Canon SX 700 HS with tripod extender 20141207


Double camera rig 20141207


I took a series of test photos comparing the two cameras. The DSLR was fitted with the 420 mm lens system and the Powershot was at full optical 30X zoom. Unless otherwise noted, the photos are compared full frame and straight out of the cameras (SOOC), with the exception of the DSLR images, which I cropped on one or both sides to reduce them to the same 4:3 format as the pocket camera. This permits a fair comparison of the relative size of the images. 


Similarly, the images from both cameras were processed with Canon DPP using the HD (single layer) application to sharpen and enhance color automatically. The DSLR was set to Av f/5.6 and the Powershot to AUTO for all photos.

My first attempt, using the dual mounts on a monopod, was to photograph this Great Blue Heron roosting on a power pole about 120 feet away with the low morning sun coming in from the right side of the frame.  The two photos were taken less than 30 seconds apart. This is the DSLR image, straight out of the camera (SOOC), with 420 mm focal length, Aperture Priority. shutter Speed (Tv) 1/640; Aperture Value (Av) f/5.6; ISO 200:


Great Blue Heron SOOC Canon 60D 20141211


The PowerShot image is fairly comparable in size. It was optically zoomed to 105.0 mm.  Shutter speed (Tv) 1/250; Aperture Value (Av) f/6.3; ISO 100 (Auto): 


Great Blue Heron SOOC Powershot SX700 20141211

Here are crops of the above two photos, not otherwise processed. This is from the

Canon 60D DSLR:

Great Blue Heron CROP Canon 60D 20141211


Canon PowerShot SX700 HS:


Great Blue Heron CROP Powershot SX700 20141211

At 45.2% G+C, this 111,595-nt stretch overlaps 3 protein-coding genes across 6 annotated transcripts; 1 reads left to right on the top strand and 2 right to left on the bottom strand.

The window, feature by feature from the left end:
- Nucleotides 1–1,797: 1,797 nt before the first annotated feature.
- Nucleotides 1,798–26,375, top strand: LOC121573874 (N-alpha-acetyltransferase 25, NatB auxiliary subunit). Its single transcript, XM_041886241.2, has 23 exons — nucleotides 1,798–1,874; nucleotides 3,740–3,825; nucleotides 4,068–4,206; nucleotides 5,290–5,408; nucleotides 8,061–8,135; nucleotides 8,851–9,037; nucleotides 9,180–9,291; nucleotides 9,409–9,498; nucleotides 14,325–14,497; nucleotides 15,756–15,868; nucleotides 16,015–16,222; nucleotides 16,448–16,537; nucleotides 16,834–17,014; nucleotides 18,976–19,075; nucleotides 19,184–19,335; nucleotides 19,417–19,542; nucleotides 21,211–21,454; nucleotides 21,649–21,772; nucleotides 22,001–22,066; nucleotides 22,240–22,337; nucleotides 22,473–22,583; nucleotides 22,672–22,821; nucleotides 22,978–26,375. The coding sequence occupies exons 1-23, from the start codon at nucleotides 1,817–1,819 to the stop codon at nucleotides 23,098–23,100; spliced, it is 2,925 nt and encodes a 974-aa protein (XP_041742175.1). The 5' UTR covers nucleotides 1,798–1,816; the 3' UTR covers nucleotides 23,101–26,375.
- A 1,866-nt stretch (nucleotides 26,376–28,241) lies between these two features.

In my next comparison the subject was an Osprey on an extinct utility pole about 350-400 feet away, again using the hot shoe tripod extender mounted atop the DSLR. The photos are taken within seconds of each other from the same range. The pocket camera is set on AUTO while the DSLR is shooting Aperture Priority at f/5.6.  EXIF data for pocket camera: Tv 1/160, Av 6.9, ISO 125 (auto). EXIF for DSLR:  Tv 1/800, Av 5.6, ISO 200. 



Canon 60D DSLR:

Osprey Canon 60D 420 mm SOOC trim 20141216

Canon PowerShot SX700 HS at 30X zoom:

Osprey Canon SX700 HS SOOC 20141216

Cropped to produce images of comparable size, the eyes of the Osprey are reproduced more distinctly by the Canon 60D DSLR:


Osprey Canon 60D 420 mm SOOC crop 20141216

Canon PowerShot SX700 HS:

Osprey Canon SX700 HS SOOC crop 20141216

Small birds are not easy to capture without a viewfinder. The LCD screen of the PowerShot is bright enough in daylight, but if the sun is directly to the rear it washes it out badly. This bird was moving about and was hard to track, so the images are not entirely comparable, but both were taken from the same distance of 25 feet (7.5 meters).


Palm Warbler SOOC, trimmed at sides but not processed, taken by the Canon 60D DSLR:


Palm Warbler Canon 60D 20141218


Canon PowerShot SX700 HS, SOOC, unprocessed:


Palm Warbler Canon Powershot 30X  20141218


Below is a set of cropped and similarly processed images of the same bird within seconds of each other (processed in Canon DPP with HD tool but no other color adjustments) comparing the two cameras.


Canon 60D DSLR:

Palm Warbler Canon 60D DPP 20141218


Canon PowerShot SX700 HS:


Palm Warbler Canon Powershot 30X  DPP 20141218


To get around the problem of the PowerShot's LCD image being washed out in sunlight, I rigged this contraption with the Hoodman Loupe which I normally use in the field to review my DSLR photos. The rubber bands are the standard accessory for attaching it to the larger camera for videography, but they fit the PowerShot perfectly without interfering with any of the control buttons.  


Hoodman Loupe on Canon SX700HS 20150303

Hoodman Loupe on Canon SX700HS 2-20150303

Reviewers downgrade the Canon SX700's low light performance. I put it to the test at only 10 minutes after sunrise, with both the Powershot (at 30X zoom) and my Canon 60D with the 420 mm lens, on a monopod with the above dual mount. The subject was about 160 feet (50 meters) away. The unprocessed shots follow:

This is the DSLR image as captured straight out of the camera, cropped to size but not otherwise processed, Aperture Priority setting  (Tv 1/200 sec, Av f/5.6, ISO 3200):